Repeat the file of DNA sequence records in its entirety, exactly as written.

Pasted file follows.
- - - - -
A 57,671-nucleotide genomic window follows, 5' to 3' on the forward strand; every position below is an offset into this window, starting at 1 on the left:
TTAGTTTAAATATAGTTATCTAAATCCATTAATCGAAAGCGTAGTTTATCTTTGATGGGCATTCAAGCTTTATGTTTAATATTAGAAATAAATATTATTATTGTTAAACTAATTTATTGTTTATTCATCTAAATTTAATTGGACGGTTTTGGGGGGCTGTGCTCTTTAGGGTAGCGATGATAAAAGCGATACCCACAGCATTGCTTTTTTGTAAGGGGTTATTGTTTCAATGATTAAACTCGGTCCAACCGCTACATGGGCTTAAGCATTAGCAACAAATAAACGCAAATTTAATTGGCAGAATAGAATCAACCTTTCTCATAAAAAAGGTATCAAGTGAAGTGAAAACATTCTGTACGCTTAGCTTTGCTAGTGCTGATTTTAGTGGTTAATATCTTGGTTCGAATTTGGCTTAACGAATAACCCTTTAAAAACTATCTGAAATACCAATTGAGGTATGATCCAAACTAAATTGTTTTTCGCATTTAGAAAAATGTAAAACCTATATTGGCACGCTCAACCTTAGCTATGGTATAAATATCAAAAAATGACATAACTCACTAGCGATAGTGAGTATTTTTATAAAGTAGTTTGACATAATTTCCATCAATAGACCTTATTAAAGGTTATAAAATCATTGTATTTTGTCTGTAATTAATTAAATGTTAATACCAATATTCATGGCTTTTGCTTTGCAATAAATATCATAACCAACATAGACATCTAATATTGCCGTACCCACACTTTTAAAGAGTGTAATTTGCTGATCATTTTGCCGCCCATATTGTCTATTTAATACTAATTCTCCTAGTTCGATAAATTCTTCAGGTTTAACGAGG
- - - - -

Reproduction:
A 57,671-nucleotide genomic window follows, 5' to 3' on the forward strand; every position below is an offset into this window, starting at 1 on the left:
TTAGTTTAAATATAGTTATCTAAATCCATTAATCGAAAGCGTAGTTTATCTTTGATGGGCATTCAAGCTTTATGTTTAATATTAGAAATAAATATTATTATTGTTAAACTAATTTATTGTTTATTCATCTAAATTTAATTGGACGGTTTTGGGGGGCTGTGCTCTTTAGGGTAGCGATGATAAAAGCGATACCCACAGCATTGCTTTTTTGTAAGGGGTTATTGTTTCAATGATTAAACTCGGTCCAACCGCTACATGGGCTTAAGCATTAGCAACAAATAAACGCAAATTTAATTGGCAGAATAGAATCAACCTTTCTCATAAAAAAGGTATCAAGTGAAGTGAAAACATTCTGTACGCTTAGCTTTGCTAGTGCTGATTTTAGTGGTTAATATCTTGGTTCGAATTTGGCTTAACGAATAACCCTTTAAAAACTATCTGAAATACCAATTGAGGTATGATCCAAACTAAATTGTTTTTCGCATTTAGAAAAATGTAAAACCTATATTGGCACGCTCAACCTTAGCTATGGTATAAATATCAAAAAATGACATAACTCACTAGCGATAGTGAGTATTTTTATAAAGTAGTTTGACATAATTTCCATCAATAGACCTTATTAAAGGTTATAAAATCATTGTATTTTGTCTGTAATTAATTAAATGTTAATACCAATATTCATGGCTTTTGCTTTGCAATAAATATCATAACCAACATAGACATCTAATATTGCCGTACCCACACTTTTAAAGAGTGTAATTTGCTGATCATTTTGCCGCCCATATTGTCTATTTAATACTAATTCTCCTAGTTCGATAAATTCTTCAGGTTTAACGAGG